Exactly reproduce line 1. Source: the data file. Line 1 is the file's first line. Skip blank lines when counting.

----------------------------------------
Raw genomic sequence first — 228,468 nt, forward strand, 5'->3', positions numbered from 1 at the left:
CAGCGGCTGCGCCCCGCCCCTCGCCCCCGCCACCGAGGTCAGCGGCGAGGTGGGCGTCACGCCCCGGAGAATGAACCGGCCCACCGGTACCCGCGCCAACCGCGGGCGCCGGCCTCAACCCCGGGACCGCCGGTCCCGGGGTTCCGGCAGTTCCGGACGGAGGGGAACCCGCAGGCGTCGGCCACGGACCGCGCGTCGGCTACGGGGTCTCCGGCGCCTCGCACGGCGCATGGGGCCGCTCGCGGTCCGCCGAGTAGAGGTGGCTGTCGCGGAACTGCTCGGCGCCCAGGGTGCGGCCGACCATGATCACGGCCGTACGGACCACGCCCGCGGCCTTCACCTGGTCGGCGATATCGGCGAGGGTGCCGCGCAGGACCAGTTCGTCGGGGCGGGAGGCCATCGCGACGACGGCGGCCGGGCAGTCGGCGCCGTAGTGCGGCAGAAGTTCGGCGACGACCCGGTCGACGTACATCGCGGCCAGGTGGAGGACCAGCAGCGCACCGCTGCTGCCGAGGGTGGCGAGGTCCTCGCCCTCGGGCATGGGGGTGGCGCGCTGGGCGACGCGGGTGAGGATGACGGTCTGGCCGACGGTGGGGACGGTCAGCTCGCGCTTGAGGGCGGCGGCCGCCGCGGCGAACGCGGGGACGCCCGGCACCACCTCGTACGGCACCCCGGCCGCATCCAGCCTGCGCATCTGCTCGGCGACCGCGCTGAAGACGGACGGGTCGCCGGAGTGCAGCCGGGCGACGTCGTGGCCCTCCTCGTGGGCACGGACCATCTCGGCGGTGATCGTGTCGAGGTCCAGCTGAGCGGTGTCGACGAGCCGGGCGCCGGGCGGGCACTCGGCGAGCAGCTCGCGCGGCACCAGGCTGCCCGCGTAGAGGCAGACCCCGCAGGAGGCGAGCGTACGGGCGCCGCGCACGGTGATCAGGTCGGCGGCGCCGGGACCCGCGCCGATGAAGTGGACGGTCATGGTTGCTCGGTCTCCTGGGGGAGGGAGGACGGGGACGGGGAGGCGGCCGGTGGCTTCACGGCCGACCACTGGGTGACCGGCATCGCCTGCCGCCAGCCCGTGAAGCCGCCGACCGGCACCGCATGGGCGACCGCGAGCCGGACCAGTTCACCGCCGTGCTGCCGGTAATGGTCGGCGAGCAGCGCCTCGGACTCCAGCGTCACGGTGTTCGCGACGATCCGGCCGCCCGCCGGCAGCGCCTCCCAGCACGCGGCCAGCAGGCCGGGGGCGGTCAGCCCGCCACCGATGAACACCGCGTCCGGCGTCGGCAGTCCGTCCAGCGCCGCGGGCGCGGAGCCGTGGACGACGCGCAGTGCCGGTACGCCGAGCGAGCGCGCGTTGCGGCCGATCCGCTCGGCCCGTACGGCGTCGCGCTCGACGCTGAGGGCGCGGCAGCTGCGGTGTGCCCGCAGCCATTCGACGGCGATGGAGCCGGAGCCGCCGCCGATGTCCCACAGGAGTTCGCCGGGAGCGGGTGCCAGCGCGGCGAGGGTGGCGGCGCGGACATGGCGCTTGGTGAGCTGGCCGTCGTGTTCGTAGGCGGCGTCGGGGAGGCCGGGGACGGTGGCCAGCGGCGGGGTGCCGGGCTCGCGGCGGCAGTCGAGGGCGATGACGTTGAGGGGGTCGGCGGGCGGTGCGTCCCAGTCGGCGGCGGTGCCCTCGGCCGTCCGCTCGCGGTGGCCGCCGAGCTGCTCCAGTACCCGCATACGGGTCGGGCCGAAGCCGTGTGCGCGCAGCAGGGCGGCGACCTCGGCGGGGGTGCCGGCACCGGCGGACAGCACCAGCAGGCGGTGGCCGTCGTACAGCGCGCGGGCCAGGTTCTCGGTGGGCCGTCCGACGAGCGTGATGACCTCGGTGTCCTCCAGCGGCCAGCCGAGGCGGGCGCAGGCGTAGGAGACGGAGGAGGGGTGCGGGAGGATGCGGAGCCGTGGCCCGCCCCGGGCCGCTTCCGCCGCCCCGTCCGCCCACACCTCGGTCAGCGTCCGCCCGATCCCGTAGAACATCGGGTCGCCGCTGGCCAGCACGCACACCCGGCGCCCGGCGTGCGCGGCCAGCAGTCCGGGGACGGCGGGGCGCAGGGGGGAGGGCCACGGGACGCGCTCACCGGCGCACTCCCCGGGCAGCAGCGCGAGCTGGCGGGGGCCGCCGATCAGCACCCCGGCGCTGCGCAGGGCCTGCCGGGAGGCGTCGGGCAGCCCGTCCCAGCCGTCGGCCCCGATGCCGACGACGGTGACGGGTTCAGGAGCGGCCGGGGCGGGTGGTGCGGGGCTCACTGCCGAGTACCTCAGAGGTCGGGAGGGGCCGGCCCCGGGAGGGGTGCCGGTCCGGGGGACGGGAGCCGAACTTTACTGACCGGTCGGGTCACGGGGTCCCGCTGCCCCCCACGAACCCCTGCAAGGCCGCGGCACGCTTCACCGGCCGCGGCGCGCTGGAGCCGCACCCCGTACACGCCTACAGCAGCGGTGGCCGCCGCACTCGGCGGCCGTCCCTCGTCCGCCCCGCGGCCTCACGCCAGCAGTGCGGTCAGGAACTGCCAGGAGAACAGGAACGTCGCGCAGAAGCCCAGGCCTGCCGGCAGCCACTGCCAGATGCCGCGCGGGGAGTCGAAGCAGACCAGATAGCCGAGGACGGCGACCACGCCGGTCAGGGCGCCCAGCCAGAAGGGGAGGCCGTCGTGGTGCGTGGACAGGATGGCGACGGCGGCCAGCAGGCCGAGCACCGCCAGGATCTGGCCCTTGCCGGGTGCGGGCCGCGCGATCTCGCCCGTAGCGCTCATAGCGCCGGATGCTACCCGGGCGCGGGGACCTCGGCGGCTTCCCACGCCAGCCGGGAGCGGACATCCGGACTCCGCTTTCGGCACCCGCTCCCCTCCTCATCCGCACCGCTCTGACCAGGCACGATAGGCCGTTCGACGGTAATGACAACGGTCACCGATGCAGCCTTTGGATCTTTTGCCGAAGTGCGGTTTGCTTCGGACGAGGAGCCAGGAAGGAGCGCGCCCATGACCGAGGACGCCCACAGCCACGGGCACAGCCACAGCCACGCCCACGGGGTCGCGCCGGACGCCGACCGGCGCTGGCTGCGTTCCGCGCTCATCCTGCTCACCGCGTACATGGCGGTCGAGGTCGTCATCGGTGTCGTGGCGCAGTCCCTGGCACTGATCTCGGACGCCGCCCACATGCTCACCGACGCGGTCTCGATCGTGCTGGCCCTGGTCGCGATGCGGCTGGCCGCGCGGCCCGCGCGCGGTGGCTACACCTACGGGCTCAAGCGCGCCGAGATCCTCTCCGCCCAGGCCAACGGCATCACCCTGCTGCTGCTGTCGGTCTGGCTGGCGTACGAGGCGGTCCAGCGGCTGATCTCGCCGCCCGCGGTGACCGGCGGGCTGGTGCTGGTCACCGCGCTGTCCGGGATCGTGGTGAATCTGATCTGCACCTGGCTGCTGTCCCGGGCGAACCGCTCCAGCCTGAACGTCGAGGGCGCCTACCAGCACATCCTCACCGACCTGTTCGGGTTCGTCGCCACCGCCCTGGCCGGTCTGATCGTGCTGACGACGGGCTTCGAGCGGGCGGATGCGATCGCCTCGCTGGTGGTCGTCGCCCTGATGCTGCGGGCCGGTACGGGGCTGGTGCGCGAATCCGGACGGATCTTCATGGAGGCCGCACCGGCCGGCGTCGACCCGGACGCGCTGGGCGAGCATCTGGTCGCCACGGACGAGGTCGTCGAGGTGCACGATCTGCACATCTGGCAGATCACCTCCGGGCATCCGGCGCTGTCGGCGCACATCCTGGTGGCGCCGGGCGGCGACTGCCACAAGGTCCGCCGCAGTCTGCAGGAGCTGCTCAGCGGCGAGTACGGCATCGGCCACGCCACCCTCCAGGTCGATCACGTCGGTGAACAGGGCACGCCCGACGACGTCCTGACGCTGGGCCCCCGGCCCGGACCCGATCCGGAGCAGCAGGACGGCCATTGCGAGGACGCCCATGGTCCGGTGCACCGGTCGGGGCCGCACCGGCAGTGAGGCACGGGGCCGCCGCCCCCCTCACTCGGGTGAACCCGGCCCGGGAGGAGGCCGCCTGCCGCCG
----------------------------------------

Raw genomic sequence first — 228,468 nt, forward strand, 5'->3', positions numbered from 1 at the left: